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The Wine Glass FAQ

13 May

The questions often come mid-conversation: “What about wine glasses? Do they matter? What is with those funky shaped ones I’ve seen?” As I’ve been answering the same questions to several acquaintances, that tells me it’s time to write a post on this topic. Here’s my wine glass FAQ:

• Wine glasses add to the experience of tasting and pairing by helping to deliver the wine well -much like the tires and suspension do for luxury car engines- except that wine glasses work in terms of color, flavor, nose, and temperature. You want a thin-walled, perfectly clear, stemmed glass as a starting point.

• Next, for all intents and purposes, you can ignore the legs (or tears, as the French say) unless you enjoy the process, as they offer little ‘real’ value in examining or enjoying wine. If you do’t know what wine ‘legs’ or ‘tears’ are, the term refers to the tiny wine streams that run down the glass back into the wine after swirling in the glass. While legs _can_ be used to indicate the alcohol content in a wine, they also change based on surface tension in the wine and it’s my experience that the adage, ‘the greater the legs, the greater the wine” is hogwash, plain and simple. You can reduce legs by covering the glass with your hand (simple physics, really) which changes the surface tension. Moving on…

• For white wines, the taller, more narrow glass helps keep the wine at its colder temperature which is ideally served around 50°F. Also, the narrow rim helps project the subtle scents of white wines to your nose for enjoyment. Finally the tall rim allows you to view the color of the concentrated wine well by presenting more of its volume to your eye.

• For reds, ideally you want a larger, rounder bowl with a wide opening to enjoy the rich and complex flavors found in red wines.  Shallower bowls won’t hold a cold temperature but reds are ideally served around 65°F. The wide bowl allows the wine to have more exposure to oxygen, important to the development of complex nose, flavor, and finish. This type of glass also aids inspection when turning the glass on its side to examine the color- to see the true shades of the wine, and inspect the edges for browning in older wines.  For softer red like pinot noir, a teardrop glass is ideal: bottoms are wider and the rims narrow to allow maximum aeration and capture of the perfume.

• Do wine glasses matter? Only in the drinker’s appreciation of them, which is why restaurants pay close attention to detail here. Restaurants put great care into glass detail so that you will get maximum appreciation of an expensive choice. They (should) insure the wine has been kept at the proper temperature, stored well, and is uncorked and served properly. So why not do that at home? Using proper care for temp, storing, and serving only serves to increase the appreciation of highly specialized creations, and that in itself is worth the pomp and circumstance, much like the tea ritual. Have you noticed the incredible detail that the beer maker Stella has with it’s glassware, proper pour and serving? They haven’t missed a trick in how to insure the drinker appreciates the product fully.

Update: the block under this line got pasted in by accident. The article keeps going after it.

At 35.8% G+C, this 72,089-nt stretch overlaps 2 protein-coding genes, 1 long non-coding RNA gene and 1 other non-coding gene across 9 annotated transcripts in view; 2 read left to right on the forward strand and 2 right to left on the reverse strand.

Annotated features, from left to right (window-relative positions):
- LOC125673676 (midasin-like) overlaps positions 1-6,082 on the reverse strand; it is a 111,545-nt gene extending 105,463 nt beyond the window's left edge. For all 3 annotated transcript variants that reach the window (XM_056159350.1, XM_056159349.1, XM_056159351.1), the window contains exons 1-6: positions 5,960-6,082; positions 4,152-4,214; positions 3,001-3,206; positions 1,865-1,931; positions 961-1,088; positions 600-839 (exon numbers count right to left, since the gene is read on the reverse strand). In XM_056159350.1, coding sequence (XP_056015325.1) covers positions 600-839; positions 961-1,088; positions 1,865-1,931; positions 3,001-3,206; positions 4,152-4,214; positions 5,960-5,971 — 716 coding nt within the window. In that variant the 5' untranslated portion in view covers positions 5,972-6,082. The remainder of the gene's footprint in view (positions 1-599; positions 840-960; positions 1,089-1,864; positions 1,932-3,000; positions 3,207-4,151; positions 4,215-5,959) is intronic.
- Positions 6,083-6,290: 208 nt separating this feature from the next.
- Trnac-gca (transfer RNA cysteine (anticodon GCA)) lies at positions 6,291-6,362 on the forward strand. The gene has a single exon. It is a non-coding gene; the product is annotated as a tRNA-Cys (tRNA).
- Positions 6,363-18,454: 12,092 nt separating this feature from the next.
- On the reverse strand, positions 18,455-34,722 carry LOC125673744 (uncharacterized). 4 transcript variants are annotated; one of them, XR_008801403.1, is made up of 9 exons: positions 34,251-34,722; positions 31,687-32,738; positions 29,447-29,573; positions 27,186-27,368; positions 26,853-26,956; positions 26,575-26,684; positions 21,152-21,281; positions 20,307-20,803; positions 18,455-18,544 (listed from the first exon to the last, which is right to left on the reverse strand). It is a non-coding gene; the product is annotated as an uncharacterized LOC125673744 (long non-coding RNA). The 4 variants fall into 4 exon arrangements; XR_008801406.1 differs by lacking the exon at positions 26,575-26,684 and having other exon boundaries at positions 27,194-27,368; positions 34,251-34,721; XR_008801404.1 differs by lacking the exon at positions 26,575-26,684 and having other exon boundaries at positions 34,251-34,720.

• What is with those funky shaped glasses? The stemless glassware popular from Fusion, Reidel and Spiegelau are beautiful to behold, as modern works of art, and practical glassware. The stem is the most often broken part of a glass, and stemless glasses are less likely to be knocked over. The removal of the stem makes the wine enjoyable in another fashion, while making it harder to judge color well and causing the wine to lose temperature and warm too quickly.  I love my stemless glasses that allow me to enjoy the nose more, but I don’t use them at dinner parties.

• What do I do personally? Well, honestly we have more glasses than we use or need at my home. I have two sets of every day wine glasses – one Bordeaux-type glass which is perfect for most whites, and a pinot noir set. I have a pair of Reidel O pinot noir glasses that are ideal for my forensic criticism of color and the elusive olfactory qualities of some wines. Most of the pictures I’ve taken from our home use the pinor noir stemmed glasses. For our formal dinnerware, we have a set of apertif crystal that is barely used, fancy champagne glasses that are barely used, and Bordeaux-style wine glasses that are heavily used for both reds and whites of all types. But the fancy crystal is lovely to use several times a year, and we enjoy it wholeheartedly.

This is what I suggest to wine drinkers who ask what kind of glasses they need: one style a glass, the basic red “Bordeaux” wine glass (like the one on the right) should serve for 95% of their needs. Unless you’re a sommelier, you need only supply more types of glasses as you require them. If I were to take you wine glass shopping and we saw an array like the one at the top of this blog post, I’d suggest you choose either the third glass from the right OR the third from the left, whichever would complement your households glassware and your hand. Both are the right shape, -and while some wine glass designs are very specific for the wine or grape,  how much bouquet they can deliver to the nose and how the wine is delivered to the mouth-  the one three from the left is simply just a slightly larger version from the one that is third from the right in that group.

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